Sunday, January 17, 2010

The "S" Word - Socialization!

We've all been there.  It's're on a field trip, having a picnic at the park on a sunny afternoon, or, if you're like me, just running errands around town and somebody asks your child (probably because they're too chicken to confront the adult in charge) why they're not in school.  When you explain that you happen to be homeschoolers, you get the big, "OHhhh...I see," accompanied by the disapproving head nod.  These are the people who believe that homeschooling is inherently wrong because of the "lack of socialization." 

I call it the "S" Word because it's such a source of discontention for me.  I'll admit that I THOUGHT the original reason I began homeschooling was because of my son's ADD and learning disabilities.  But when I look back on the events that led up to our decision, it's clear that the real reason we made the decision to homeschool was based primarily on the negative socialization that was going on. 

When my son was medicated (which I now realize was a HUGE mistake), he was every teacher's favorite student.  He was loved on the playground and in the classroom.  He had more friends than he could count, and he made excellent grades.  He was accepted into a Math and Engineering school which is like a magnet school, only they work a year ahead of other schools, and they have direct ties to Texas A&M University.  It really is an excellent school (for "normal" kids, that is).

However, the minute that we took him off the medication, his grades started slipping.  The teacher started to single him out in the classroom, and guess what happened on the playground?!  You guessed it!  My son became the victim of 3 little bullies.  I spoke with the teacher and was told that I should tell my son to "just stay away from them."  Thankfully, the principal had more sense than the teacher and talked with the bullies and their parents.  And that stopped the outward attacks on him. 

But we all know that's not the end of the story.  My son went from having many friends to having NO friends.  His grades were falling fast, and there was talk from the school of shipping him back to our home campus because this school does not make accomodations for children with disabilities (I know - sounds wrong to me too - but these were their exact words, I swear!).  He was ostracized by the same people he used to play with...and we're talking about 3rd Graders, here!  It only gets worse with age.  I was at a total loss.  I attended a public school, and was in the "popular" crowd.  I honestly had no idea what he was going through.  I had never been part of any bullying, and I had never been bullied.  So I really had no idea how to help my son.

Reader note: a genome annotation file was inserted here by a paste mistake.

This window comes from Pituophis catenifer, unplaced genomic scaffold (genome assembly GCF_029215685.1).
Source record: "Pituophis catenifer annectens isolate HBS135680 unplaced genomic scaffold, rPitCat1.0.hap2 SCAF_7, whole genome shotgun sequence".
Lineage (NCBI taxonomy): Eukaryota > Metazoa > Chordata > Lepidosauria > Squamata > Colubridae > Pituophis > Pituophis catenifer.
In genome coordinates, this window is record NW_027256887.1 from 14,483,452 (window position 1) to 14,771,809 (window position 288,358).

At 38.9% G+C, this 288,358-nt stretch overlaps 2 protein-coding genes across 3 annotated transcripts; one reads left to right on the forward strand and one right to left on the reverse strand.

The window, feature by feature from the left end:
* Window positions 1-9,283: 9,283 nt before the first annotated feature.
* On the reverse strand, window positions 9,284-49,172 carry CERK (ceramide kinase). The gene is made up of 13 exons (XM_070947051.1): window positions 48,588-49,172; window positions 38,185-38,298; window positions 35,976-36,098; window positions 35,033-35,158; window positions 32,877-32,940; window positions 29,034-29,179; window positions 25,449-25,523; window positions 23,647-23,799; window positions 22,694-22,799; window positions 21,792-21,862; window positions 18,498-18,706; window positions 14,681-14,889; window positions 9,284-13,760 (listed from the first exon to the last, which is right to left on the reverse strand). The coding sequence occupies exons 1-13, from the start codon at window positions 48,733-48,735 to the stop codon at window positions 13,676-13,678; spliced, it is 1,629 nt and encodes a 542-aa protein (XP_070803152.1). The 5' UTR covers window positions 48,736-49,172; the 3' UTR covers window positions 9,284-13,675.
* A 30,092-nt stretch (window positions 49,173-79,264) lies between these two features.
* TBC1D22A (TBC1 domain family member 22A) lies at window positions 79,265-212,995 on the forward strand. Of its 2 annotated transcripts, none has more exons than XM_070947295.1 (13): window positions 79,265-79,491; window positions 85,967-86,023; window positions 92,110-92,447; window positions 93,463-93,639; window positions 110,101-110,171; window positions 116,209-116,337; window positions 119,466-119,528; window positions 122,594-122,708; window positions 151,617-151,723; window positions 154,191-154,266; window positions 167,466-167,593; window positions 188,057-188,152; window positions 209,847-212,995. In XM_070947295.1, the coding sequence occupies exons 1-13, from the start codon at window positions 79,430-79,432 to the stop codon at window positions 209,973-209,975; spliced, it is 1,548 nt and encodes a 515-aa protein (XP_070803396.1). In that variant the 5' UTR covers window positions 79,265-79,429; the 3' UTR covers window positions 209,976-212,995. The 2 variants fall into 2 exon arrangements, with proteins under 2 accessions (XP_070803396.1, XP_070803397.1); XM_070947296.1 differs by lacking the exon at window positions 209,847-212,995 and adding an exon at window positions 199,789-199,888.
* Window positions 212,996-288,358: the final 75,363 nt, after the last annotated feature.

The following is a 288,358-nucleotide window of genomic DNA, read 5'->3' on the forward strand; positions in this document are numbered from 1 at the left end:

One day he came to me with tears in his eyes and asked me if I would consider homeschooling him.  HE asked ME!  Tell me that he's better off in public school!  Tell me that he's going to be totally unsocialized if I homeschool him, and I'll tell you, "If that's the type of socialization he will encounter at public school, NO THANKS!!!" 

In fact, I can't see where there's a whole lot of POSITIVE socialization that goes on in public school at all.  I can say this with 100% confidence because one of my daughters still attends the same public school as my son once did. While Trey seems to pick up more positive social behaviors, Addison seems to pick up those of her peers at school.

I don't normally compare my children to one another, but for illustration purposes, I'll give you a couple of examples of how Trey is more socially mature than Addison.  Trey, at 10 years old, has no problem speaking in public, giving presentations, taking a message on the phone, ordering with confidence in a restaurant, or looking an adult in the eye and having an intelligent conversation about current and/or historical events.  He completes his chores without being reminded, and uses proper etiquette at home and in public.  Addison isn't there yet, despite being only 1 year younger than him, extremely well-behaved (and always has been), and lest we not forget - socialized! 

And it makes sense when you look at it from the perspective of Janine Cate, at Why Homeschool.  She contends that it all depends on what you value the most.  She referenced a conversation she had with a friend who works at a public school,in which the issue of socialization was brought up. Playground popularity was more valued by the friend because of where she works, and the nature of her job.  Ms. Cate writes, "When I define socialization, its end goal is not transitory popularity on the playground. I grade socialization by how well a child interacts in adult society and takes upon adult roles."  I encourage you to read her entire post, as it addresses this in more detail. 

And I'll take it a step further and say that the folks who believe that homeschooled children are missing out on the socialization aspect of public schools, obviously aren't taking into account the negative aspects of that socialization and what they can do to a child's sense of self-worth.  I've seen my son go from being happy to miserable in a matter of months.  But today...he is truly happy. 

Today, he came to me and put his arms around me and said, "Mom, I just wanted to say 'thank you' for quitting your job so you could homeschool me.  I love you so much!"  It brought tears to my eyes and I knew that despite the nay-sayers, I was doing the right thing.  Thank God we live in a land where we're free to raise our children the way WE see fit.  Thank God we're not forced into the public education system where our kids are so well-socialized that they are miserable.

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